From May 11-13, she hosts a “parliamentary debate” on the questions: “How should the EU change in order to welcome the Other? How should Poland change within a re-imagined EU? How should Israel change to become part of the Middle East?”
Palestinian Khaled Jarrar, used the Biennale to develop his artist-activist project staking out Palestinians’ right to a sovereign state.
Jarrar, 36, shot to international prominence last year by offering unofficial passport stamps of his own design to foreigners arriving in the occupied territories.
For the Biennale, he created a postage stamp for the “State of Palestine” with a drawing of the Palestine Sun Bird flying near delicate flowers.
The stamp was issued by Deutsche Post and can be used in the regular mail. More than 20,000 stamps have been sold so far.
“After I printed official post stamps in Germany and Netherlands, people started using these stamps to send letters all over the world,” he wrote in an email.
“We are not allowed in the Palestinian post office to print postage stamps with the words ‘State of Palestine’.”
Jarrar said he felt artists should be politically engaged and not just leave it up to politicians to act.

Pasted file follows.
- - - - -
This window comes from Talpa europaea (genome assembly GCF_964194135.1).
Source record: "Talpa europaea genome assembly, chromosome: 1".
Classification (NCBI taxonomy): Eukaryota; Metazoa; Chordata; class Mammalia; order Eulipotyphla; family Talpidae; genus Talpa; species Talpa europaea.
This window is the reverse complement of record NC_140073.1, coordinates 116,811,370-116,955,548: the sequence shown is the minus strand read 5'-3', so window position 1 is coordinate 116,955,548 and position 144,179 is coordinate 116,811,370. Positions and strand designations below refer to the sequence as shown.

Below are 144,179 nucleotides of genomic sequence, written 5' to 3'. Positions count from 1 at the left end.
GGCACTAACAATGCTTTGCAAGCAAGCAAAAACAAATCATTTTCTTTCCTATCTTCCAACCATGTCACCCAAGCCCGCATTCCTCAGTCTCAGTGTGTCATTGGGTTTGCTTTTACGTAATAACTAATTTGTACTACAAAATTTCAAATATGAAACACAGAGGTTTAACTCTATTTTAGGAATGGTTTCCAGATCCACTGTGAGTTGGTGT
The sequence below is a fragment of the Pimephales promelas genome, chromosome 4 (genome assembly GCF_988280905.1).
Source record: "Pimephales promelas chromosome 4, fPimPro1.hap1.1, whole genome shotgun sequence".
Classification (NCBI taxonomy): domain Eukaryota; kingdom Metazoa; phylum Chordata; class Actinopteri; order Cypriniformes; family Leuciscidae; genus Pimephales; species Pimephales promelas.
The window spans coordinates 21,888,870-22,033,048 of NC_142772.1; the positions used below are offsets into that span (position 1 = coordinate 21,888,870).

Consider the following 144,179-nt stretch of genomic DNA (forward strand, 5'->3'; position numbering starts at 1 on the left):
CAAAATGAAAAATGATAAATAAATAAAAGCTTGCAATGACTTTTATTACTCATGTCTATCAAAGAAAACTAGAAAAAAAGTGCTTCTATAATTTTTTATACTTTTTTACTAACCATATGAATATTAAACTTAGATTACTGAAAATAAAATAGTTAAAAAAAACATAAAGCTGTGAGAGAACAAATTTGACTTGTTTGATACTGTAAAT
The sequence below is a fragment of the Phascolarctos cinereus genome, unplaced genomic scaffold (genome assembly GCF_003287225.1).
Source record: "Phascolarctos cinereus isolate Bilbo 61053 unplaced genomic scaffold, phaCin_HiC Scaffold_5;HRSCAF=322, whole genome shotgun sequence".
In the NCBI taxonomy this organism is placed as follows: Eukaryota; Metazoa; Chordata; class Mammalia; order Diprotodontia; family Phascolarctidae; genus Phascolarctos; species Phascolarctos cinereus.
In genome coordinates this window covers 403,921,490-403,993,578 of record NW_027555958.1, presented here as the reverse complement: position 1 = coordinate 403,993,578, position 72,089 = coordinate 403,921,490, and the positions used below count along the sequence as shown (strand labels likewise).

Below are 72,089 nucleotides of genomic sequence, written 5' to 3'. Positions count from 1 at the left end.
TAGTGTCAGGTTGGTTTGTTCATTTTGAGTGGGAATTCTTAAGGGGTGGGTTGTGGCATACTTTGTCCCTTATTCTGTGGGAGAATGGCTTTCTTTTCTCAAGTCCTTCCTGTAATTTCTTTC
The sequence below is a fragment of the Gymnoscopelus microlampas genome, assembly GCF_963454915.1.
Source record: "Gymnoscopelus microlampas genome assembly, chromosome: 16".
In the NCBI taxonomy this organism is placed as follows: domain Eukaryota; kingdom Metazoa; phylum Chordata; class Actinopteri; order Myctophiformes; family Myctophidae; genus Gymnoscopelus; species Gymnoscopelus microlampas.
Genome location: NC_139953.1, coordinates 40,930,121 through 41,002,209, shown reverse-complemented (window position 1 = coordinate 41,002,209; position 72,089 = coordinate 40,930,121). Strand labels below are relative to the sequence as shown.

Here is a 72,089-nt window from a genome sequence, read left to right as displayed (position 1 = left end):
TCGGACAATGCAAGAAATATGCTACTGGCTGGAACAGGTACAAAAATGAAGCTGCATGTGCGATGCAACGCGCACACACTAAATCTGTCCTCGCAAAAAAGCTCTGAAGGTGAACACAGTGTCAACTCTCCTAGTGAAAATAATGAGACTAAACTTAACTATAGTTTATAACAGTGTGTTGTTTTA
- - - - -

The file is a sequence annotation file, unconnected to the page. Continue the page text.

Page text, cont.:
“We should think and work hard to speak out against injustice,” he said. “We should make art that will make a difference.”
Curator Zmijewski, who focuses on moral and political issues in his own video artwork, told Reuters he wanted to create an atmosphere “in which people start to fantasize about political issues and try to redefine politics”.
He believes recent shocks like the financial and debt crises had made civil society more politically engaged, demonstrated by the eruption of protest movements like “Occupy”.
This trend towards greater political engagement was reflected in art too, yet he still felt that artists today all too often offered only theoretical questions in their work rather than practical solutions to problems.
During his research for the Biennale, Zmijewski compiled a 400-page thick book on political engagement in culture today - the different strategies deployed and results achieved.
He interviewed artists and artistic-minded politicians or activists, from the Russian underground art collective Voina to a former mayor of Bogota, and entitled the book “Forget Fear”.